The petitioners submit a colorful, albeit one-sided, account of the playhouse environment. Having a playhouse in their midst would inconvenience neighbors in two ways: first, “by reason of the great resort and gathering togeather of all manner of vagrant and lewde persons"; second, “the same Playhouse is so neere the Church that the noyse of the Drummes and Trumpetts will greatly disturbe and hinder both the Ministers and the Parishioners in tyme of devine service and Sermones.” Other playhouses had been banished to the outskirts of the historical city of London; Burbage’s attempt to set up playhouses in “Liberties,” like Blackfriars, was regarded by the petitioners as a scheme to evade London’s jurisdiction over plays.

The names of at least two of the petitioners in the list of signatories come as a surprise. “GHunsdon,” or George Carey, Baron (or Lord) Hunsdon, had evidently inherited the patronage of Burbage’s company on the death of his father Henry, July 23, 1596. Richard Field, William Shakespeare’s countryman and presumed friend, had printed Venus and Adonis in 1593 and Lucrece in 1594.

The position of “Elizabeth Russell Dowager” at the top of the list reflects her social standing; the self-styled countess is appropriately followed by “GHunsdon,” a baron. The specific complaint against “noyse” which “will greatly disturbe and hinder both the Ministers and the Parishioners in tyme of devine service and Sermones” suggests that the instigator of the petition was the Puritan minister of St. Ann Blackfriars, Stephen Egerton, whose name appears further down the list. Egerton was a known disparager of plays. In his sermon An Ordinarie Lecture, on false prophets, published in 1589 (sig. A6v), he complains: “They had as leaue heare such a one as see a playe, for the one dooth come no nearer the heart then the other.” In The Boaring of the Eare, a treatise published posthumously in 1623 (p. 54), he remarks: “let hearers consider how easily without irkesomnesse they can be present at a play, or at some other prophane and idle exercise and discourse of greater length then those Sermons which they doe so much distaste in respect of the tediousness (as they esteeme it) of them ...” If Egerton’s signature may reflect an opposition to plays in their own right, other signatures, like those of Burbage’s patron Hunsdon and Shakespeare’s countryman Richard Field, more likely reflect neighbors’ concerns about how a playhouse in the area would affect day to day lives.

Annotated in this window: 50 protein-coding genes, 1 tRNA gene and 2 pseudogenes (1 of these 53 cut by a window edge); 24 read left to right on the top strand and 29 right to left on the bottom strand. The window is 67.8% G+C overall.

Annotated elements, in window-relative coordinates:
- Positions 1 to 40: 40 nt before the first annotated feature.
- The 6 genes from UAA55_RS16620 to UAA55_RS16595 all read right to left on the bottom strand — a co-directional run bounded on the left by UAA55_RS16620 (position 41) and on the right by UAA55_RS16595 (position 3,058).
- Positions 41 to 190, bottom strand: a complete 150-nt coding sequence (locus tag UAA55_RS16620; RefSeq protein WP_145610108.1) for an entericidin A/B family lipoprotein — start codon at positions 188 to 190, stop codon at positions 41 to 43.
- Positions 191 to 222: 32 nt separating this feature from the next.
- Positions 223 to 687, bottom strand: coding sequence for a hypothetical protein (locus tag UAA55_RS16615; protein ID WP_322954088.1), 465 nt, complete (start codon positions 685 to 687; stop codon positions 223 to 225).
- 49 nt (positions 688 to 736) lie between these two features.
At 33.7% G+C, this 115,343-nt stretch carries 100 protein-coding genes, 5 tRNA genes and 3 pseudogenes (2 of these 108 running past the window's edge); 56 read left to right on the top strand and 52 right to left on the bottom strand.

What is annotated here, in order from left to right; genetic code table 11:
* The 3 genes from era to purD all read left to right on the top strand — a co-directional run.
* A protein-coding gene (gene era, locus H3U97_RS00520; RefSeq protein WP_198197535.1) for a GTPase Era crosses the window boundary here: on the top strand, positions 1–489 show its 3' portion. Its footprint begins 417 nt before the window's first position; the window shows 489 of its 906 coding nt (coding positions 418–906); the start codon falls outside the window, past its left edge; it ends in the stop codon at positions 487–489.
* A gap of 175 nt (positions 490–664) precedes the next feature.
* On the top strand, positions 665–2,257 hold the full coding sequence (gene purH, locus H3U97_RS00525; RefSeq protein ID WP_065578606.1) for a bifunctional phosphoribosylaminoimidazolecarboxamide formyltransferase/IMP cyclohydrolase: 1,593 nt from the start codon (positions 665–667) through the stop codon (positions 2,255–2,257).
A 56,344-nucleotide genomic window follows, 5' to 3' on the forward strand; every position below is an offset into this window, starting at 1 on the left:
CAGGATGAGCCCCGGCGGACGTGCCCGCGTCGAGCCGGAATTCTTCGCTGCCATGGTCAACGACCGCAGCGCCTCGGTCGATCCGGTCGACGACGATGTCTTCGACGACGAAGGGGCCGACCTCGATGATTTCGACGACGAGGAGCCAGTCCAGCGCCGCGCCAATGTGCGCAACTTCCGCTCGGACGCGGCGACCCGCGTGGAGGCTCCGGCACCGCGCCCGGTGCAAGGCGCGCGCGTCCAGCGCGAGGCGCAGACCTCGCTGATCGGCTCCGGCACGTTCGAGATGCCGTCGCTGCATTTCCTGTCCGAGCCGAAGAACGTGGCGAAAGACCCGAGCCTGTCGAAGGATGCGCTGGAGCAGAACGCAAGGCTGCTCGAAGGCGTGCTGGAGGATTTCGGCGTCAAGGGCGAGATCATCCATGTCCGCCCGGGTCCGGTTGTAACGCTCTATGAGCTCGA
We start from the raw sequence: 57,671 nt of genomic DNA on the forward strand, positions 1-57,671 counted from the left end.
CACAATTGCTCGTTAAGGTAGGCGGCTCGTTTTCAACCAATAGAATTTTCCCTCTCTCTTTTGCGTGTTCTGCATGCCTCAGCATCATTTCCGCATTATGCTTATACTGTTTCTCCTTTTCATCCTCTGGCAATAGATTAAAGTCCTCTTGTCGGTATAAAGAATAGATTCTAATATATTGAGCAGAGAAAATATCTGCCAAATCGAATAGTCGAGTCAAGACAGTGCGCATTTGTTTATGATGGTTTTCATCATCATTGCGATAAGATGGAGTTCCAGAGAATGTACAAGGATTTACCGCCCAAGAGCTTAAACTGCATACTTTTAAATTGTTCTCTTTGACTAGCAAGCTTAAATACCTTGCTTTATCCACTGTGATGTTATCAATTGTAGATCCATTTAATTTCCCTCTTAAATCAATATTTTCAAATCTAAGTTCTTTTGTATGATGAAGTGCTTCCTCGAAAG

Some scholars regard the November 1596 petition as both an obstacle to the company’s fervent desire to move from an outdoor to an indoor venue, and an existential threat to Shakespeare’s career. Because the lease on the site of the Theatre in Shoreditch was to expire in 1597, by 1596 – so the theory goes – the Burbages staked all their financial resources on Blackfriars. Blocked by this petition, they were driven against their will to the Bankside in Southwark, where they established the Globe. Near bankruptcy, the Burbages were forced to share their lease on the Globe site, signed on February 21, 1599 , with five senior members of their playing company, including William Shakespeare. Had this make-shift playhouse not succeeded, the playwright’s career might have ended in 1596.

The Burbages had survived worse threats, however, including an uncooperative landlord and many bouts of the plague. When the company eventually moved into the indoor Blackfriars site in 1609, they did not abandon their outdoor Globe; and when the Globe burned to the ground in 1613, they rebuilt it at great cost. Shakespeare cannot have regretted the move to Southbank over the long haul, or the move to Blackfriars in 1609. The indoor playhouse probably encouraged the enhanced theatricalism of his very late plays, above all The Tempest.

 

 

Written by Alan H. Nelson

Sources

Stephen Egerton, An Ordinarie Lecture (1589).

Stephen Egerton, The Boaring of the Eare (1623).

Glynne Wickham, Herbert Berry, and William Ingram, eds., English Professional Theatre 1530-1660 (Cambridge University Press, 2000), 507-8, 522-5.

Chris Laoutaris, Shakespeare and the Countess: The Battle that Gave Birth to the Globe (London: Fig Tree, 2014).

Last updated July 2, 2016